But it struck me as exactly the kind of inexplicable detail a person would relate to somebody in real life. When the real life listener asks “why”, the answer is, “I don’t know”. To leave these things out of the movie, would be to create a false sense of logic and linearity to the plot that we never, ever experience in real life. Real life is full of little puzzles and unpredictable turns of events. In real life, events are often directed by hidden compromises and arrangements that aren’t revealed to us by a narrator.

Astonishingly, Mr. Greydanus then proceeds to compare “The Magdalene Sisters” to “Birth of a Nation”, D. W. Griffiths’ tribute to the KKK. I don’t have enough bandwidth to explain to you why that is unimaginably perverse if you don’t already know. But Mr. Greydanus feels he has to defend Christianity against this film– which is truly absurd. Real Christianity has as little to fear from this film as capitalism has to fear from the sub-prime mortgage scandal. Wait a minute…

At one point in the film, Sister Bridget decides to “treat” the girls to a showing of “The Bells of Saint Mary’s”, the saccharine Bing Cosby/Ingrid Bergman picture about saintly nuns and priests helping disadvantaged youth in Brooklyn. Sister Bridget introduces the film by confessing a “shocking” sin: from the time she was a young girl, she has had a secret love…. films. It tells you something about Greydanus that he sees this as a token, inadequate attempt to “humanize” the nuns. In fact, it is clearly a revelation of just how twisted they have become. Sister Bridget expects the girls to find this “confession” endearing, and we see just how this has more to do with her own deluded self-image than with any genuine attempt to be kind to the girls.

It is a direct comment on those ridiculous lives of the saints stories that are in endless circulation wherein they try to tell you that St. Stuffedwig or whatever was not always incredibly pious and devoted, but could sometimes actually be mischievous and fun-loving. Aaaahhh. So you see, Sister Bridget (a wonderful performance by Geraldine MacEwan) is not really the stuffed shirt she seems to be. Greydanus got it completely wrong, just as he got the entire film wrong.

And that’s when I realized that his criticism that the film was not realistic was actually criticism that the film was not Hollywood enough– it didn’t give you a single evil character who was responsible for the evil that happened to Bernadette and Margaret and Crispina and who could then be vanquished by the forces of goodness in the end. The problem with the film, though Greydanus doesn’t admit it, is that it places blame squarely within the institution of the church. The sisters are cruel to the girls because that’s what they do: they try to bend the recalcitrant back to the will of God through brute force. That’s what the church stood for when it built these institutions, and that’s what the nuns and priests were trained to do by the church. If Greydanus wishes to be an apologist for the faith, he is right about one thing: this film, unlike cartoons like “Dead Poet’s Society”, is a genuine threat.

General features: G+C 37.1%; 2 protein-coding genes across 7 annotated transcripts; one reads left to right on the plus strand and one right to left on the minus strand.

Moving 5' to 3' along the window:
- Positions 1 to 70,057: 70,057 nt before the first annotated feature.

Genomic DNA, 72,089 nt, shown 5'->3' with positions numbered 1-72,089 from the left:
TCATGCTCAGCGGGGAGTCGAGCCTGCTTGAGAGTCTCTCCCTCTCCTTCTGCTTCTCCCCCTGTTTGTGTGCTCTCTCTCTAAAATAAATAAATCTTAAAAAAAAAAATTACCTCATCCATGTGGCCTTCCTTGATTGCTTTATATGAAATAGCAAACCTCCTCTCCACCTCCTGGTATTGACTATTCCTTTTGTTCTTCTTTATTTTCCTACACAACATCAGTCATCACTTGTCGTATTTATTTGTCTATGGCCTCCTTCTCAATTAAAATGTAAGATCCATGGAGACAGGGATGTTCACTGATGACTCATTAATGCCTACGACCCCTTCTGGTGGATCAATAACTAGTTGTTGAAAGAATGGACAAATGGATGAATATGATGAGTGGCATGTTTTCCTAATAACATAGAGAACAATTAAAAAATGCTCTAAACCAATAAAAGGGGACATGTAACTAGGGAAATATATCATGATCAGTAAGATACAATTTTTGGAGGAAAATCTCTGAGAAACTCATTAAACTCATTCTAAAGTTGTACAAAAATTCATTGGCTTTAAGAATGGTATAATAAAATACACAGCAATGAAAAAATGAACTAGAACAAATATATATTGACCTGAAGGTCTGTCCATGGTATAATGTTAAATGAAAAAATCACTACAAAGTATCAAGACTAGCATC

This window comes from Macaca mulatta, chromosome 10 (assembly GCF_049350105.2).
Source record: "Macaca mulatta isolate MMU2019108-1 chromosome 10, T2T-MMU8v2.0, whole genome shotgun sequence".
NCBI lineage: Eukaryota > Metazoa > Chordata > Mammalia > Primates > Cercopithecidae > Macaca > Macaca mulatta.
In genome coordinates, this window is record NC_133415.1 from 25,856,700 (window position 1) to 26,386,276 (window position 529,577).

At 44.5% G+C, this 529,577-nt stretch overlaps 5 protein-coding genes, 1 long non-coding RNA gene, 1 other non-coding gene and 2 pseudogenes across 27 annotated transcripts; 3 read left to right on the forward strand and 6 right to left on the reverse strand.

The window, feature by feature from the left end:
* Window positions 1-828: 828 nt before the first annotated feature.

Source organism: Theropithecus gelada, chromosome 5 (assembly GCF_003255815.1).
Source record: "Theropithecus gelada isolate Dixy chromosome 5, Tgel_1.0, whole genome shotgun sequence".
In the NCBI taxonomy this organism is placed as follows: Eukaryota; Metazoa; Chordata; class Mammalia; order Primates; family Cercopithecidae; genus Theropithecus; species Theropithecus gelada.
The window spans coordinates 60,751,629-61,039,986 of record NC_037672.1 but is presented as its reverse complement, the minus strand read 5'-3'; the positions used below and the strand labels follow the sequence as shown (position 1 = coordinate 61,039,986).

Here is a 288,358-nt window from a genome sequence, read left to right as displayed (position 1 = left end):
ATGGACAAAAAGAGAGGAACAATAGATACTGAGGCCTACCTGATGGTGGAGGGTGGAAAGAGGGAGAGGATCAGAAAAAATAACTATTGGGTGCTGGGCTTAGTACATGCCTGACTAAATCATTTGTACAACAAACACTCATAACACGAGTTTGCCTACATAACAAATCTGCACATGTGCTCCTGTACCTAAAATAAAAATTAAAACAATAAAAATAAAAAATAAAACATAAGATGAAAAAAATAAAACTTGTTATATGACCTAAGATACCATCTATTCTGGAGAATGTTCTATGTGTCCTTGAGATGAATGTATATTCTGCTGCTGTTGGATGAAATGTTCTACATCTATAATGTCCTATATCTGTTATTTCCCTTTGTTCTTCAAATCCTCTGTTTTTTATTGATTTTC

Sure enough, Greydanus likes the very Hollywood “The Blind Side”, though even he has to acknowledge that Michael Oher is merely a prop for the Tuohys’ amazing virtue, even though he doesn’t admit that the scene of Mrs. Tuohy charging onto the field to encourage Michael to defend his quarterback is a far more ridiculous distortion of reality than anything in “The Magdalene Sisters”.

He also loves “Star Wars”, perhaps one of the most trivial popular films of all time. He even gave “Episode VI: Return of the Jedi” an A- ! Perhaps because Darth Vader, as opposed to Sister Bridget, is such a richly developed, nuanced character.

In a separate review of a film called “Amish Grace”, about the willingness of an Amish community to forgive a man who murdered their children, Greydanus is dissatisfied with the depiction of some journalists. His comments are instructive:

A subplot involving a TV news crew investigating the sincerity of Amish forgiveness is the film’s most notable weakness. These outsiders are meant as bridge characters mediating between the audience and the Amish, but their merely journalistic investigative curiosity about the facts of the case is an obvious screenwriting foil. A more effective approach might have been to give the journalists complacent, dismissive assumptions about the Amish, about whom they presumably know little or nothing, and then gradually challenge and overturn those assumptions over the course of the story.

Here we have the naked Christian reviewer: he openly admits that a “true story” should have made up, out of whole cloth, a negative depiction of the media.

Here we have a reviewer actually suggesting that the film would have been improved if the film-makers had only reduced a character to a stereotype. He wants them to cater to that conservative Christian canard about the “liberal” media and it’s alleged bias against true religion and traditional values.

My personal experience is that a lot of journalists have more respect for the Amish, who appear to at least be sincere about their religion, than they do for two-faced bigots like Michael Medved.